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Adventures of a Water Sign in the Desert (Desert Dairy Artist Residency 2021) Chapter Two

Updated: Aug 22

Just as Anna had texted me, I saw a gate with the metal smiling face on it, letting me know that I had arrived at Desert Dairy. The fence that separated the house area from the dirt road had bicycle wheels and other metal and wood objects that gave the illusion of flying bicycles in a long parade of woven metal. Between the bicycle fence and the old pink house was a garden area of succulents, stone bordered paths, and lots of mini art installations made of ceramics and rocks and a variety of found objects. It looked like a place I would see in the 70’s, like the school field trip to Watt’s Towers, or the hippies that I liked to visit two houses down even though my mom didn’t want me to.


I parked next to a Prius in an area that looked like a parking area where maybe five or six cars could fit. Along the edge of the fence were a variety of leaning old windows and standing carved and painted long necked dinosaurs. Ted and Anna, the hosts, and owners of Desert Dairy, came out to meet me. Ted, wearing a cowboy hat atop his wild curly hair, was taking the tortoise for a walk around the front garden area, as one does out here, I guess? Anna, with her ponytailed blond hair and bangs peeking out from her hat, came up to me and welcomed me to Desert Dairy. At her feet was Toule the dog, named for Toulouse-Lautrec, the post-impressionist painter. Maybe this was the first test of artists when they arrive, maybe Anna figured only real artists would know who Toule was named after. Hoping that my flowy attire and my knowing Toule’s namesake name were two points in my favor toward earning the title of Artist in Residence. Anna showed my where I would be staying, and said she would give me a 30-minute tour once I got settled.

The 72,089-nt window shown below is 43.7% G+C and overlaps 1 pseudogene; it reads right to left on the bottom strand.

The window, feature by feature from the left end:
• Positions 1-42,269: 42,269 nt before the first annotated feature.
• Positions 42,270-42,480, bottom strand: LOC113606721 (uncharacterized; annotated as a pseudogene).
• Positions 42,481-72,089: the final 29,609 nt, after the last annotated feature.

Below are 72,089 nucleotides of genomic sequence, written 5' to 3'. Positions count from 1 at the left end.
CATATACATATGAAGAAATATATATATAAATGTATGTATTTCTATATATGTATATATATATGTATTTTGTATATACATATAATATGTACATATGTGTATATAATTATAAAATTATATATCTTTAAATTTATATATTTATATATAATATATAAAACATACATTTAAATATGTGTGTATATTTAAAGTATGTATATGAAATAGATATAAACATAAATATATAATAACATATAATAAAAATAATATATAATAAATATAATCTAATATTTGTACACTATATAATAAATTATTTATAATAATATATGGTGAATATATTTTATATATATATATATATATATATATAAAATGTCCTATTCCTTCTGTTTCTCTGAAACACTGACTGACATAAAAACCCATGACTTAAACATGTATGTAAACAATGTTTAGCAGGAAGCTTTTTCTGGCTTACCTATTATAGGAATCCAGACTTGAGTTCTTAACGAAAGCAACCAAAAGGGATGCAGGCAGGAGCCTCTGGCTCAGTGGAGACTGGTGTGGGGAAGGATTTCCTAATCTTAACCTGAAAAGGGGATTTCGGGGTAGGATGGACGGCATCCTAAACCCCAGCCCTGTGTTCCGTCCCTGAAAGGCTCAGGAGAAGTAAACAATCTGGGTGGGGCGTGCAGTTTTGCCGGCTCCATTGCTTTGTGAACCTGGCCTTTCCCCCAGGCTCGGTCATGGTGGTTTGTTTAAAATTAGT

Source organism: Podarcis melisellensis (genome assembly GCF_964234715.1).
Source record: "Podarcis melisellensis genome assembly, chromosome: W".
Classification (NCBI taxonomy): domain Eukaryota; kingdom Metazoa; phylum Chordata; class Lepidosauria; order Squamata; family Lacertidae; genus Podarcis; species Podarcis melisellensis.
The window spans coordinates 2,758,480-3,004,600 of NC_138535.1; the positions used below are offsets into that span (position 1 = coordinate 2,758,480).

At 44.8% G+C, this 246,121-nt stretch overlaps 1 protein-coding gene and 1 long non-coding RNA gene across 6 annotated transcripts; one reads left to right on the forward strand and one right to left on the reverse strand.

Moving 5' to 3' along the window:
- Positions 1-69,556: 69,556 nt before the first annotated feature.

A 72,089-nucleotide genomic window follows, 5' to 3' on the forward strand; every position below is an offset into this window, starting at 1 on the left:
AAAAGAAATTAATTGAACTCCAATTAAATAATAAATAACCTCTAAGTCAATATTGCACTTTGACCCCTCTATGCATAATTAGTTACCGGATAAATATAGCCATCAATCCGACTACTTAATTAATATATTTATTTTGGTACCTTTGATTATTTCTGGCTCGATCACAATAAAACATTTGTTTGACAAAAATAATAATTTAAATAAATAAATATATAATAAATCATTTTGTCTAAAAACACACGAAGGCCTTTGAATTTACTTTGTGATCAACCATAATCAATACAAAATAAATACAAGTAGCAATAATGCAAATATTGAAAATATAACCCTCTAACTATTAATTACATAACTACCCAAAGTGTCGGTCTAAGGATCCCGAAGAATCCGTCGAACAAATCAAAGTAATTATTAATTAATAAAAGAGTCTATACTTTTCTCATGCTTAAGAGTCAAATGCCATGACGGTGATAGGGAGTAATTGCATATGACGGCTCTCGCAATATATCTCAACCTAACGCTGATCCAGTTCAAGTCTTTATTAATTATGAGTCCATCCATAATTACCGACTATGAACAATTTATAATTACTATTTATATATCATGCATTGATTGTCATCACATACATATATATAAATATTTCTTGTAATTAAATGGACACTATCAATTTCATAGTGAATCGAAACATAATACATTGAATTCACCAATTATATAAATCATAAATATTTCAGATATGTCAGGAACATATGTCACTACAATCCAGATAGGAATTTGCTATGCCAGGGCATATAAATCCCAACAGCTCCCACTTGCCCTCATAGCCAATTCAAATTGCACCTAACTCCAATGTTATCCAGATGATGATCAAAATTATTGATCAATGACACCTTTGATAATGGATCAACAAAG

I went back and forth from my little room to my car to get my luggage, having to make a number of trips and glad I had luggage with wheels and a fold up wagon for the rest of it. Ted apologized for the lack of a path, saying he hadn’t finished it yet. The broken pieces of flat steppingstones that lead from the cars to the house abruptly stopped halfway to my room and the wheels and I had to fight with the gravel and sand the rest of the way. I pretended I was strong and could manage pulling my luggage without any help; I was trying to make a good impression.


Ted answered a phone call on one of my trips back and forth, and by the next trip I saw that Ted had lost the tortoise, and that he and Anna were trying to find it. I froze; what should I do? Do I keep moving my luggage because, well, no one asked me to help look for a tortoise and, besides, I only just met them? Would it be presumptuous of me to just join their tortoise search? If I didn’t help, would I seem like an insensitive animal-hater or that I was judging Ted for not paying attention to his tortoise (because I was, indeed, judging Ted for not paying attention and losing his tortoise. As I was trying to figure out what to do, I realized I was just standing there, staring at them while they looked under bushes and behind logs, and that just standing there staring was probably the worst option of the three. I decided to help them, secretly hoping I would find this tiny tortoise, and become the instant hero of the Desert Dairy and mentioned in gratitude to all artists who came after me.


Spoiler Alert: I was not the one to find the tiny tortoise, Anna did. I returned to unpacking my car and began to unpack in my room. The area that would be my living space for the next couple weeks was attached to the east side of the house, connected by a door that was once in a horse stable, so one could open just the top half of the door, or the middle third of the top half of the door, or a variety of other latched openings. This was definitely the kind of door I would expect to find at an artist residency, especially one that specialized in using found objects. As I looked around me, I saw the whole space used recycled items, some repurposed for uses other than they were originally attended. “Just like I do,” I thought. I hoped that the funky found décor would help me feel comfortable once I unpacked, because everything just felt so foreign to me still.